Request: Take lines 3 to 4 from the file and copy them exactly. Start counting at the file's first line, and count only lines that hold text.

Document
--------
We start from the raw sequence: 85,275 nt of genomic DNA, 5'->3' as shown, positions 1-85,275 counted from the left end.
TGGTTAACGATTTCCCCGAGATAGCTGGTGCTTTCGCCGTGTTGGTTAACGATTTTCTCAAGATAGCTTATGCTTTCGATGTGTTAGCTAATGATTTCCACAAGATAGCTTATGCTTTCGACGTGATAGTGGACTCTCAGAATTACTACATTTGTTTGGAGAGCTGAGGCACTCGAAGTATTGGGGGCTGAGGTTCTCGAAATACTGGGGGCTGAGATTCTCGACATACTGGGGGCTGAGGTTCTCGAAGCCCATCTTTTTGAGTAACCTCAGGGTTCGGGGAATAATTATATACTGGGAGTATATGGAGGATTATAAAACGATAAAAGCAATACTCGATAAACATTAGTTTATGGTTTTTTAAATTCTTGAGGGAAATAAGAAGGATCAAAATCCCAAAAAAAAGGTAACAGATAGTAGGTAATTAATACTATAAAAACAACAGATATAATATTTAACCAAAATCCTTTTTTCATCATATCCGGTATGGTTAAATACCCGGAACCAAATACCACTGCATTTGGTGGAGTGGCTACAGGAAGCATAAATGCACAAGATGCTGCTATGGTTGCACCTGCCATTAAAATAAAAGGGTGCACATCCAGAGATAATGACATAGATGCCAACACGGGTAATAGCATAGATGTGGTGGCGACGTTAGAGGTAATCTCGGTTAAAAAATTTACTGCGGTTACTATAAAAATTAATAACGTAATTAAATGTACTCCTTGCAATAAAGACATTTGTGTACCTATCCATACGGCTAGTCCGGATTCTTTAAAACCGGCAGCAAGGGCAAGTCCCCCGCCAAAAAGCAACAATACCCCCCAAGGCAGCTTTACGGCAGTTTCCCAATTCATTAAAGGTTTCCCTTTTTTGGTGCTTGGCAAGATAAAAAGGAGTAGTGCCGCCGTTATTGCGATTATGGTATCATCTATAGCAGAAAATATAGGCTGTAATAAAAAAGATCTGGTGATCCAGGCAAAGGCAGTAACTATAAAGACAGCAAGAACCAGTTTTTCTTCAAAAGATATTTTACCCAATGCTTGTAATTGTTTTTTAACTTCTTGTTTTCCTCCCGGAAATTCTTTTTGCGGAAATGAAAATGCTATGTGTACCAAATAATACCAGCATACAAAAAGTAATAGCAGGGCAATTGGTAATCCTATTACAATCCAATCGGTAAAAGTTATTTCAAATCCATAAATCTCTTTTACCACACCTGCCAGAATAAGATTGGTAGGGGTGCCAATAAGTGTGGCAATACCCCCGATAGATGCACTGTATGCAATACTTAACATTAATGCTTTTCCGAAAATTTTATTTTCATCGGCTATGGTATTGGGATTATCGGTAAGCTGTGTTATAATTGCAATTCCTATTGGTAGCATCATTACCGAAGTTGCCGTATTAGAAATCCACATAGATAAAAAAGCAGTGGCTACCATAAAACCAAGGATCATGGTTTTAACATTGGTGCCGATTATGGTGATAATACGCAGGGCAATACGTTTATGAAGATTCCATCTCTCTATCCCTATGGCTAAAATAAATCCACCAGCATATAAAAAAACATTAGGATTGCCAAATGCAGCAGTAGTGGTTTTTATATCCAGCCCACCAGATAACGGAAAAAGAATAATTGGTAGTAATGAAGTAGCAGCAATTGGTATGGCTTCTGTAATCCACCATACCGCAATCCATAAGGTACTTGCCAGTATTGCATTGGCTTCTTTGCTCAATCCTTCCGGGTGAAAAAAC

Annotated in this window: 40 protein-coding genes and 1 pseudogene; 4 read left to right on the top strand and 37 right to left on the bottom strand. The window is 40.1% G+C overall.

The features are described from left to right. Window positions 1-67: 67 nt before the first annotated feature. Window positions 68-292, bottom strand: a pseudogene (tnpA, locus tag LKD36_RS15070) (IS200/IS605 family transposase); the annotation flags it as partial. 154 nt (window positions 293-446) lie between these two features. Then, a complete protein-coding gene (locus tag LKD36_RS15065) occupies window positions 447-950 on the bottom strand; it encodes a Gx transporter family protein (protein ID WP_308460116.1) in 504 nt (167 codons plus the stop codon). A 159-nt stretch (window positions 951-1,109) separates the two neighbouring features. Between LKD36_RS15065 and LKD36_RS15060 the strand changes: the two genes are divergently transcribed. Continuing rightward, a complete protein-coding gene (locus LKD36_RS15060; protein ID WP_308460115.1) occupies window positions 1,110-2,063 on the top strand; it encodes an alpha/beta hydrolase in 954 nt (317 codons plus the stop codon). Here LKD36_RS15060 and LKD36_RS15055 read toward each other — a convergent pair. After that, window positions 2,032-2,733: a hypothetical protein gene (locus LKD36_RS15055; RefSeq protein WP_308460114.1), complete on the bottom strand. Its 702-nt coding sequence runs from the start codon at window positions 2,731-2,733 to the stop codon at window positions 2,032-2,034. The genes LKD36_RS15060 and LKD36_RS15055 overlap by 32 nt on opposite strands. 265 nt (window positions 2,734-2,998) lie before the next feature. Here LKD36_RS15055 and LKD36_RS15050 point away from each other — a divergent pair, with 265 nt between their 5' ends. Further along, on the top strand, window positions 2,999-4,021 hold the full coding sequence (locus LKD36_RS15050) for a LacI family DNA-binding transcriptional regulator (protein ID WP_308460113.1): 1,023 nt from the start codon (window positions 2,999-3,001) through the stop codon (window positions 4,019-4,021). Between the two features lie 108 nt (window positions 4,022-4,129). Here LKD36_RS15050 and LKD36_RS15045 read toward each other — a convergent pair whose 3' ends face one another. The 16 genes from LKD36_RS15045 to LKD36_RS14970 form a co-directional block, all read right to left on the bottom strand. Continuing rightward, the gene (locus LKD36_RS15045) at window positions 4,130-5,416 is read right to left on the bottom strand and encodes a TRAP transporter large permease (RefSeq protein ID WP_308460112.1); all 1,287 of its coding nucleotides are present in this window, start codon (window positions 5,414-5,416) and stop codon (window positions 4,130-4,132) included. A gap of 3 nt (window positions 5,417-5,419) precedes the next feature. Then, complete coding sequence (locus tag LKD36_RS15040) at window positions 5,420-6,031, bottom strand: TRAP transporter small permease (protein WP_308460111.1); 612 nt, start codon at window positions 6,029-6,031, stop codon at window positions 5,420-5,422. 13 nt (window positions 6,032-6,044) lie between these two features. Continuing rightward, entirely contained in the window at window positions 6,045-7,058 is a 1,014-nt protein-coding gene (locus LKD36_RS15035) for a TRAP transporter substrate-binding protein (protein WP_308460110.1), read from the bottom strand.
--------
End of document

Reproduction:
Annotated in this window: 40 protein-coding genes and 1 pseudogene; 4 read left to right on the top strand and 37 right to left on the bottom strand. The window is 40.1% G+C overall.

The features are described from left to right. Window positions 1-67: 67 nt before the first annotated feature. Window positions 68-292, bottom strand: a pseudogene (tnpA, locus tag LKD36_RS15070) (IS200/IS605 family transposase); the annotation flags it as partial. 154 nt (window positions 293-446) lie between these two features. Then, a complete protein-coding gene (locus tag LKD36_RS15065) occupies window positions 447-950 on the bottom strand; it encodes a Gx transporter family protein (protein ID WP_308460116.1) in 504 nt (167 codons plus the stop codon). A 159-nt stretch (window positions 951-1,109) separates the two neighbouring features. Between LKD36_RS15065 and LKD36_RS15060 the strand changes: the two genes are divergently transcribed. Continuing rightward, a complete protein-coding gene (locus LKD36_RS15060; protein ID WP_308460115.1) occupies window positions 1,110-2,063 on the top strand; it encodes an alpha/beta hydrolase in 954 nt (317 codons plus the stop codon). Here LKD36_RS15060 and LKD36_RS15055 read toward each other — a convergent pair. After that, window positions 2,032-2,733: a hypothetical protein gene (locus LKD36_RS15055; RefSeq protein WP_308460114.1), complete on the bottom strand. Its 702-nt coding sequence runs from the start codon at window positions 2,731-2,733 to the stop codon at window positions 2,032-2,034. The genes LKD36_RS15060 and LKD36_RS15055 overlap by 32 nt on opposite strands. 265 nt (window positions 2,734-2,998) lie before the next feature. Here LKD36_RS15055 and LKD36_RS15050 point away from each other — a divergent pair, with 265 nt between their 5' ends. Further along, on the top strand, window positions 2,999-4,021 hold the full coding sequence (locus LKD36_RS15050) for a LacI family DNA-binding transcriptional regulator (protein ID WP_308460113.1): 1,023 nt from the start codon (window positions 2,999-3,001) through the stop codon (window positions 4,019-4,021). Between the two features lie 108 nt (window positions 4,022-4,129). Here LKD36_RS15050 and LKD36_RS15045 read toward each other — a convergent pair whose 3' ends face one another. The 16 genes from LKD36_RS15045 to LKD36_RS14970 form a co-directional block, all read right to left on the bottom strand. Continuing rightward, the gene (locus LKD36_RS15045) at window positions 4,130-5,416 is read right to left on the bottom strand and encodes a TRAP transporter large permease (RefSeq protein ID WP_308460112.1); all 1,287 of its coding nucleotides are present in this window, start codon (window positions 5,414-5,416) and stop codon (window positions 4,130-4,132) included. A gap of 3 nt (window positions 5,417-5,419) precedes the next feature. Then, complete coding sequence (locus tag LKD36_RS15040) at window positions 5,420-6,031, bottom strand: TRAP transporter small permease (protein WP_308460111.1); 612 nt, start codon at window positions 6,029-6,031, stop codon at window positions 5,420-5,422. 13 nt (window positions 6,032-6,044) lie between these two features. Continuing rightward, entirely contained in the window at window positions 6,045-7,058 is a 1,014-nt protein-coding gene (locus LKD36_RS15035) for a TRAP transporter substrate-binding protein (protein WP_308460110.1), read from the bottom strand.